With World Cup 2014 now but a memory, this is a good a time to reflect on the state of Trinidad and Tobago football. Two World Cups ago, this country was the toast of Germany as the smallest to make it onto football’s biggest stage. Whatever hopes this nation had for building on that momentum were dashed as T&T’s fairytale appearance in World Cup 2006 petered out without the storybook ending. Instead, we endured the sorry spectacle of the 2006 Soca Warriors having to battle tooth and nail through the courts to get money owed to them. To date, not even the court ruling in their favour has succeeded in forcing the Trinidad and Tobago Football Association (TTFA) to make good on its debt to the players. Alongside this has been the embarrassing collapse of the TTFA to the point of bankruptcy.
Club football has also endured its own challenges as one of the many victims of the collapse of CL Financial. Once the proud sponsor of the famed San Juan Jabloteh team, CL Financial was among the small handful of private corporations to give consistent support to football.
However, the biggest impact on football’s fortunes has come from Jack Warner, football administrator extraordinaire. Over the course of his remarkable rise from community league football to the vice-presidency of FIFA, Warner carried T&T football on a wild ride, moving from the depths of deprivation to the heights of glory, and back down.
Any objective analysis of Warner’s impact on the development of football in T&T and the Caribbean will have to weigh the positives and negatives. Which way the scales should tip would be a matter for debate. Suffice it to say, however, that T&T football urgently needs to pull itself together and chart a way forward beyond the ruins of Warner’s football career.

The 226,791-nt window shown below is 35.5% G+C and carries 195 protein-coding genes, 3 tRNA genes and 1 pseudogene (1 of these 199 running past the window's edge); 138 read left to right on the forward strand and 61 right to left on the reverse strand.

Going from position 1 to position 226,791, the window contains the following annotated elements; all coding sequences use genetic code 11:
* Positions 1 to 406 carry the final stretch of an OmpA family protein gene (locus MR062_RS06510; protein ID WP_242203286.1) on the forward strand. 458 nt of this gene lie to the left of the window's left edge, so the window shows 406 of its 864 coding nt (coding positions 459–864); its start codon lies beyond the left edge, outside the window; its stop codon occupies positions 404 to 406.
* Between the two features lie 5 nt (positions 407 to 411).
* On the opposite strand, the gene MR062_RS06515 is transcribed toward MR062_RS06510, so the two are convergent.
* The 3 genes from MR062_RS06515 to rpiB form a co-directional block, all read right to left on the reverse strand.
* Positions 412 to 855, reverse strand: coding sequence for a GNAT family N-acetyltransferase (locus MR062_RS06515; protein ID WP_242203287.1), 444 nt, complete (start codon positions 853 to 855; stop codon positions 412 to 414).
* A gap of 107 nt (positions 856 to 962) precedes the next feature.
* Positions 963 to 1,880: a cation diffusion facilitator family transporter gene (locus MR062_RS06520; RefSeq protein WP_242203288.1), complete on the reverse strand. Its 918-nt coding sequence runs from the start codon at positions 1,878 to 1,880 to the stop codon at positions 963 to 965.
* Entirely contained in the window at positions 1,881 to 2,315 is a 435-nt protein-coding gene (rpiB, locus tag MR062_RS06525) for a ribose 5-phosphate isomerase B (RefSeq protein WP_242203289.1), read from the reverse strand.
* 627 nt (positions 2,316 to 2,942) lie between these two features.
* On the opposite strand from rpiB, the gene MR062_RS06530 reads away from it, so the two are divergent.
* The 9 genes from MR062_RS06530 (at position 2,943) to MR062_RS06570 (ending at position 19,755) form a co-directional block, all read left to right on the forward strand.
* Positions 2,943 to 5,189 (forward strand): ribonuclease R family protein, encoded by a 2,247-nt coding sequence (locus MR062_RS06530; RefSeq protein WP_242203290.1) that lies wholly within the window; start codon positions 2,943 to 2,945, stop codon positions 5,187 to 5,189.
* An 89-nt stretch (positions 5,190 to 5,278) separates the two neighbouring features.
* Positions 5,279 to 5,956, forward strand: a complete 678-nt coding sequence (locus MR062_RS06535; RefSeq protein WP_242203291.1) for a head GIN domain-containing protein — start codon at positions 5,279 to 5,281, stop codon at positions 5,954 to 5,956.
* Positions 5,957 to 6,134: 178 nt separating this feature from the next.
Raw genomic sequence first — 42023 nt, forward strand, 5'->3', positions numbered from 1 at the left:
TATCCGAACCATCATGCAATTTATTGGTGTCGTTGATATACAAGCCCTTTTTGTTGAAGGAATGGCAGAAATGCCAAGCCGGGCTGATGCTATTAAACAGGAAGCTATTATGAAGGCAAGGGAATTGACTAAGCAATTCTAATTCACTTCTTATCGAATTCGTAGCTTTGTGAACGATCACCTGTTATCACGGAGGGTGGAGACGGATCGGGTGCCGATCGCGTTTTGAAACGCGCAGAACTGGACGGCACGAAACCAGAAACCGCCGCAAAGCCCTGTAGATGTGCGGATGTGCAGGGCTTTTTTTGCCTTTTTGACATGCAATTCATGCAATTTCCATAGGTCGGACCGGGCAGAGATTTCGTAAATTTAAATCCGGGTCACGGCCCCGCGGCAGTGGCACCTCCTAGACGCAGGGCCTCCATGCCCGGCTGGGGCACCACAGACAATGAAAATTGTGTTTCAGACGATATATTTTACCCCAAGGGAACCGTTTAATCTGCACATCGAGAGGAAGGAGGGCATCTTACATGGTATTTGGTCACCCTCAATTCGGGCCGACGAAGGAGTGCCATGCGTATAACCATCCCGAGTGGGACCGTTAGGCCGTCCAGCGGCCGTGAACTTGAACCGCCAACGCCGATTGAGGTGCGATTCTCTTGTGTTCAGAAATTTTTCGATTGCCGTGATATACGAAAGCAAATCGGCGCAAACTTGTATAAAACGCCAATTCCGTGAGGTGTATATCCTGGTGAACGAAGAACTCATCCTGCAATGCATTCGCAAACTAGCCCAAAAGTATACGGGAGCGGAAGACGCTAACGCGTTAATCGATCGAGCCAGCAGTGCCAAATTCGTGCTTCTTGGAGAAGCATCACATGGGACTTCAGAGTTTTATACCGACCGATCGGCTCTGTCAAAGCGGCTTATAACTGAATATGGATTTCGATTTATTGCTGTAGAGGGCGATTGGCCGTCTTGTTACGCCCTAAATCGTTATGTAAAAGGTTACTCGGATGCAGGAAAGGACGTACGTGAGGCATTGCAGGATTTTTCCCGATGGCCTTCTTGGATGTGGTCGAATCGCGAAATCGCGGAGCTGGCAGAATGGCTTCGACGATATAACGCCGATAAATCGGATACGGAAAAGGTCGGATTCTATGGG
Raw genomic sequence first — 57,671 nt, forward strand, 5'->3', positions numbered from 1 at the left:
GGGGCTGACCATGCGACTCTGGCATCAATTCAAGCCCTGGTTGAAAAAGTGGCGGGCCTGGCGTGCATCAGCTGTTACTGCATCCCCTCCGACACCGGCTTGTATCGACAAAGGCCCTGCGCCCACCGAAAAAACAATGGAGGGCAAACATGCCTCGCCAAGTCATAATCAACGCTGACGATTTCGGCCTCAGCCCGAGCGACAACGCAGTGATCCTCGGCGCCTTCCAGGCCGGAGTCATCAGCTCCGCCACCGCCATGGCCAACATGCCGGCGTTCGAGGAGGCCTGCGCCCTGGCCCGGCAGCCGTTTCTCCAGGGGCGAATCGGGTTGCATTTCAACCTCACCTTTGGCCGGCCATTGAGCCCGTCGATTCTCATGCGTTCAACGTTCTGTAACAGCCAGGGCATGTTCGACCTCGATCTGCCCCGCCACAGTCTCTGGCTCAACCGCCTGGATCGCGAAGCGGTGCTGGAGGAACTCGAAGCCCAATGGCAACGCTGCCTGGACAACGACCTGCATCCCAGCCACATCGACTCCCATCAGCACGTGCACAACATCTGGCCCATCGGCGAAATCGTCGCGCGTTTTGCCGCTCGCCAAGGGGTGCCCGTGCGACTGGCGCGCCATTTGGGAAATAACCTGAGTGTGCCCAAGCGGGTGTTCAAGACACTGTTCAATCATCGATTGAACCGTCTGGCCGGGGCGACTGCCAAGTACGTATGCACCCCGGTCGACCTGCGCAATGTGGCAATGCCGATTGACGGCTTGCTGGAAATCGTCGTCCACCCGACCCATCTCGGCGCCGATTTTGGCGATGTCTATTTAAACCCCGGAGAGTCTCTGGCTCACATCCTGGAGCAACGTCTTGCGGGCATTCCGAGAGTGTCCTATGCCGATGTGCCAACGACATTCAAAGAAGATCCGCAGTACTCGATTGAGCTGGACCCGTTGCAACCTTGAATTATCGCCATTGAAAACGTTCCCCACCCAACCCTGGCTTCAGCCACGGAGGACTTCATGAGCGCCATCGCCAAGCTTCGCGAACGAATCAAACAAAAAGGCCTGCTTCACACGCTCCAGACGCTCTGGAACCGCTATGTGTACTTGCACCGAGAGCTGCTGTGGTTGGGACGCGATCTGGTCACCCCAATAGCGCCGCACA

There is no doubt that Warner’s departure has left a huge void in football administration which cannot, and should not be filled by some other personality. For football’s sake, Warner’s exit should mark the end of the era of personality-led leadership. What T&T football needs now is an effective administrative machinery that reconceptualises the management of the sport and strategises the way forward towards clear developmental goals and targets. In this way, the management requirements for football are no different from any other area of national life.
A fundamental condition, however, must be the depoliticisation of football. In the context of the history between Warner and successive political administrations, going back to the Williams era, this is likely to be a tall order. Football and politics have become so intertwined that it will not be easy to disentangle the many knots in which its administration is caught. One consequence of this will be played out in coming months as the Soca Warriors intensify their quest to have the TTFA pay the US$1.3 million owed to them.
While the sequel to World Cup 2006 is played out in the courts, the real future of football lies out in the fields with today’s youngsters. Let us not fail them.